Powershell is what I would describe as a ‘stackoverflow language’. Its the kind of language that, as long as you’ve got some previous experience developing on Windows, you can just get started with by reading a few stackoverflow posts and copying and pasting a few code snippets here and there.
Very few developers out there take their Powershell skills and knowledge seriously and simply use it as a means to an end. This often results in messy, sprawling, untestable and unextensible collections of scripts which end up impeding rather than enabling development.
I have seen this in many teams I’ve worked in and I’ve been that Powershell stackoverflow developer. I experienced first hand the impeding nature this had on the development and release cycle but thankfully a while ago I started taking Powershell development much more seriously and started using lots of new and emerging technologies and frameworks to treat Powershell as a first class language. Here are my top tips of things you should be doing to if you want to start taking Powershell development seriously
Use a Decent Code Editor – Don’t use ISE
I use Posh Tools for Visual Studio and it’s heaven compared to the old days of ISE. I can organise all my script files into a project, I can debug scripts from within Visual Studio, I have all the power of the Visual Studio code editor and search functionality as well as direct integration with source control including in built in compareand merge functionality. I am amazed how I ever got anything done using ISE 😉
The extensibility of Visual Studio also guarantees that new features are always being developed to improve the entire experience. I hope one day we will have support in Visual Studio for Powershell that’s on a par with C# development.
There are other options as well, for example Visual Studio Code.
Put your Code into Modules
I can’t push this point enough. We all understand the benefits of putting our application code into libraries and defining a clear public API for our functionality.
Instead of the usual common sprawling pile of Powershell scripts full of inter dependencies your scripts should be put into Modules. Modules allow you to clearly define what functions and cmdlets are public whilst keeping any internal implementation hidden.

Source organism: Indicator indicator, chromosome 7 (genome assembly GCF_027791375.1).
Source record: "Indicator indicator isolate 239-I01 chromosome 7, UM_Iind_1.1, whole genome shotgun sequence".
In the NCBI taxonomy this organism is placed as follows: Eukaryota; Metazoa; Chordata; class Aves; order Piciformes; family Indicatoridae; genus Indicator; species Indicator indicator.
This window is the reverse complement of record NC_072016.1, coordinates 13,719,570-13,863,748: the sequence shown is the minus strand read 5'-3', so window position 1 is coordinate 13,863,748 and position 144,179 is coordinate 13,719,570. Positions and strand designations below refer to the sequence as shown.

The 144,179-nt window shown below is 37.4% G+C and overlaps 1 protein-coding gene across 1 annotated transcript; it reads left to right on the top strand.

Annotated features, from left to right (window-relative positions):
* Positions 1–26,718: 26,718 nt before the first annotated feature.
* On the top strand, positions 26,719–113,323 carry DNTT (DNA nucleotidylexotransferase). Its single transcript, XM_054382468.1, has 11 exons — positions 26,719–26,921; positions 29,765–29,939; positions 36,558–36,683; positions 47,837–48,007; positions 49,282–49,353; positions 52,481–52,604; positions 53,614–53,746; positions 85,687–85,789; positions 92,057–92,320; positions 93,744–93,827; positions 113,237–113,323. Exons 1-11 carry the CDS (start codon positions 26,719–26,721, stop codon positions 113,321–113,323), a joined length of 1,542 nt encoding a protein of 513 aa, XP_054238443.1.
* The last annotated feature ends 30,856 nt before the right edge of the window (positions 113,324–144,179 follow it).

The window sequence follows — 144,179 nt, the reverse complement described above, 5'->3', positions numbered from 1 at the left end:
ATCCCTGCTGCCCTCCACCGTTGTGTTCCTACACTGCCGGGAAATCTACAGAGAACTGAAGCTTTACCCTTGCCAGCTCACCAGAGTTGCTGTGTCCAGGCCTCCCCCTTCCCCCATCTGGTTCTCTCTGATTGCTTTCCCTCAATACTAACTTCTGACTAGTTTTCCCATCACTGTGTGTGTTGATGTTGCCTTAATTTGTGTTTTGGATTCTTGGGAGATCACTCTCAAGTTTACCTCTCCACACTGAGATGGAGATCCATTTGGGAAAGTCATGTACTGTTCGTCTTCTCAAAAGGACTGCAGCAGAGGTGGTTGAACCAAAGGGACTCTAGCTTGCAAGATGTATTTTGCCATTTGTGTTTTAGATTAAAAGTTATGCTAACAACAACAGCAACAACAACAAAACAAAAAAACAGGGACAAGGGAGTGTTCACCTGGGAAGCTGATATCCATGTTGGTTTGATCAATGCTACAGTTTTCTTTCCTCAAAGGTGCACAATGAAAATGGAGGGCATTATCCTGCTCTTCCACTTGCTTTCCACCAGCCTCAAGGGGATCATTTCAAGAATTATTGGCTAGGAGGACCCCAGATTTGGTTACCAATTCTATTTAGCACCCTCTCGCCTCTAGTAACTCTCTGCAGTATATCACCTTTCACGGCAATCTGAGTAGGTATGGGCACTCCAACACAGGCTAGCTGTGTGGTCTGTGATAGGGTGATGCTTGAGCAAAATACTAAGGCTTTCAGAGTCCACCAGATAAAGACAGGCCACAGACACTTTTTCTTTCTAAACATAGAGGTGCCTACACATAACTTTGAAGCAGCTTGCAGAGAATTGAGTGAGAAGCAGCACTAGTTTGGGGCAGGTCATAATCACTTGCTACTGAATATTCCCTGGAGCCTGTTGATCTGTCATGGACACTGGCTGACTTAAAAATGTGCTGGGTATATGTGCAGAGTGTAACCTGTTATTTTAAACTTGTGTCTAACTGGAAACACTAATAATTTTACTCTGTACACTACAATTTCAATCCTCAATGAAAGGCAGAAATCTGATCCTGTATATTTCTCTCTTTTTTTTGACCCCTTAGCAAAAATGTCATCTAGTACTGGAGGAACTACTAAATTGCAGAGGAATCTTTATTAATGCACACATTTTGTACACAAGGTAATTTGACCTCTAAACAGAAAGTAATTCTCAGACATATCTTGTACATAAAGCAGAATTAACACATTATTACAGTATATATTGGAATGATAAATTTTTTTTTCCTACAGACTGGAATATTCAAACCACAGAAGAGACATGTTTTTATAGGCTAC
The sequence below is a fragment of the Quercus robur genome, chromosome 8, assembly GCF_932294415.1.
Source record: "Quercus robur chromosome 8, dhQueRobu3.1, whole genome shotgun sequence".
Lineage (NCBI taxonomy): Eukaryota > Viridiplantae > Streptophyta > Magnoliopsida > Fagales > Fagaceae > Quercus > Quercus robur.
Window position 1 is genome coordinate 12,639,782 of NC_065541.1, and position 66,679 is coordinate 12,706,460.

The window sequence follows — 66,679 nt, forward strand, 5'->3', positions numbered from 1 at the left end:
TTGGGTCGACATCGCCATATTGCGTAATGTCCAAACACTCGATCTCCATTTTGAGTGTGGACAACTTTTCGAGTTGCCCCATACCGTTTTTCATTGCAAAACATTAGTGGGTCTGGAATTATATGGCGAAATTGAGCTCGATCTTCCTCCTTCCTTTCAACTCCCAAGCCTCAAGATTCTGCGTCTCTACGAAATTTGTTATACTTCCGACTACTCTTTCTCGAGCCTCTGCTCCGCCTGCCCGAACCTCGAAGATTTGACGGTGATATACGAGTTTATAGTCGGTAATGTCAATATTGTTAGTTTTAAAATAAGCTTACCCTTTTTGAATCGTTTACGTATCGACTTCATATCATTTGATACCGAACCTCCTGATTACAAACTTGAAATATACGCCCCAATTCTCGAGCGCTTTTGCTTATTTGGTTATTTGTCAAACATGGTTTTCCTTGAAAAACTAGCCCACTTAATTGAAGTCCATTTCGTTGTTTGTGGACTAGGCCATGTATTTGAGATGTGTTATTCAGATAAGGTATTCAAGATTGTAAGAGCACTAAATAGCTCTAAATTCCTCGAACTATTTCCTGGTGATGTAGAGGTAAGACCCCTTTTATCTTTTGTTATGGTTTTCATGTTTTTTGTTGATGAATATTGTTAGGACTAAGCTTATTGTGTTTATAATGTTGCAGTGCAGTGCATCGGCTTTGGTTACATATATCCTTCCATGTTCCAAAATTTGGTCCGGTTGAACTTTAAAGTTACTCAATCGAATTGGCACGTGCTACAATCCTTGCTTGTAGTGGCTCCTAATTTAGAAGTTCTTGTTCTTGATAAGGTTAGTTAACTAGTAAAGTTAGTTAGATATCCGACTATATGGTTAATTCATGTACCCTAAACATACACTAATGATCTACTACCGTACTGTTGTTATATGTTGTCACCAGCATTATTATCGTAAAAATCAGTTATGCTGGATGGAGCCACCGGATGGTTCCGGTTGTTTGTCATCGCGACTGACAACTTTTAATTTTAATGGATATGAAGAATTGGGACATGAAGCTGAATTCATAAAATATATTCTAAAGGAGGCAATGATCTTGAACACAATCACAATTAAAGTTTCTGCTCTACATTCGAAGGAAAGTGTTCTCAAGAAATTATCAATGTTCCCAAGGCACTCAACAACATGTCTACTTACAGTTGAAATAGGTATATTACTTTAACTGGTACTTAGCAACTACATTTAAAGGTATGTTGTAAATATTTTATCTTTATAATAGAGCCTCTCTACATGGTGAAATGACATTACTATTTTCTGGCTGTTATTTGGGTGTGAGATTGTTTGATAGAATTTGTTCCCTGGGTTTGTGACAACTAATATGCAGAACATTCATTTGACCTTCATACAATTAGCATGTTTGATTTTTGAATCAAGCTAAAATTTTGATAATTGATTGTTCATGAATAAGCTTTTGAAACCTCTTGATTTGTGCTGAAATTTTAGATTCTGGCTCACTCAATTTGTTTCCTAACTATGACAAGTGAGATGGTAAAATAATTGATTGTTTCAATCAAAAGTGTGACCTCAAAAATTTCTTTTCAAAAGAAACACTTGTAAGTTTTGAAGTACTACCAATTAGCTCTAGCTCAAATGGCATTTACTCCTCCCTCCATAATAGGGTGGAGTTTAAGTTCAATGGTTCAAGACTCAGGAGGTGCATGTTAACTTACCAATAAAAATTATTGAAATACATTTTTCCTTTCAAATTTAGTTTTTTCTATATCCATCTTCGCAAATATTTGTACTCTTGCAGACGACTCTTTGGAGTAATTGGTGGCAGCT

Powershell modules allow you to define a rich set of meta data on your code including, versioning and dependencies.
By using modules we are again promoting our Powershell code to the same level as our application code and treating it as a first class citizen in our development environment.
Unit Test your Powershell
We’ve been talking about unit testing our application for years now, in fact not unit testing application code is a sure sign that a project is failing. In spite of this I often come across untested Powershell code. This is even more worrying given all the talk of ‘infrastructure as code’. Your infrastructure creation and management code should be considered part of the application and as such should benefit from the same level of automated testing as the rest of your application.
There are a few different unit test frameworks for Powershell out there nowadays. The most popular is Pester, it’s open source, proven and comes with a great mocking framework.
I’m not going to go through all the benefits of unit testing, they should be obvious. By unit testing our Powershell we promote it to the same level as our application code and make the goal of infrastructure as code more of a reality.
PSScriptAnalyzer will catch any silly typos you might have made as well as ensure you stick to coding standards and best practices.
PSScriptAnalyzer will save you heaps of time during the development phase by catching silly errors before you start any testing and ensure consistency across your Powershell codebase.
Use PowerShell Help
To make your modules as useful as possible and your functionality discover able to your users you should be documenting your functionality using these systems.
Publish your Modules to Nuget
The new Package Management Module for Powershell allows us to publish and install our Powershell modules to a nuget repository and this is what powers the PowerShell gallery, the new public repository for Powershell code. Powershell package management is included in Powershell 5 and available as a separate module for Powershell 3 and 4.
The advantages of being able to easily share and distribute you code as a package should be obvious. Package management in considered standard for most fraweworks languages nowadays.
Clients of your modules can easily install your modules and maintain multiple copies of it side by side. Again, your Powershell code is treated in the same way .NET and other languages have always been.
Read a Book
Don’t just rely on stackoverflow and code snippets you find on the web. Read a book and learn the fundamental concepts and structure of the Powershell language. There are many hidden gems in the Powershell language that many developers remain unaware of because they’ve never been exposed to them.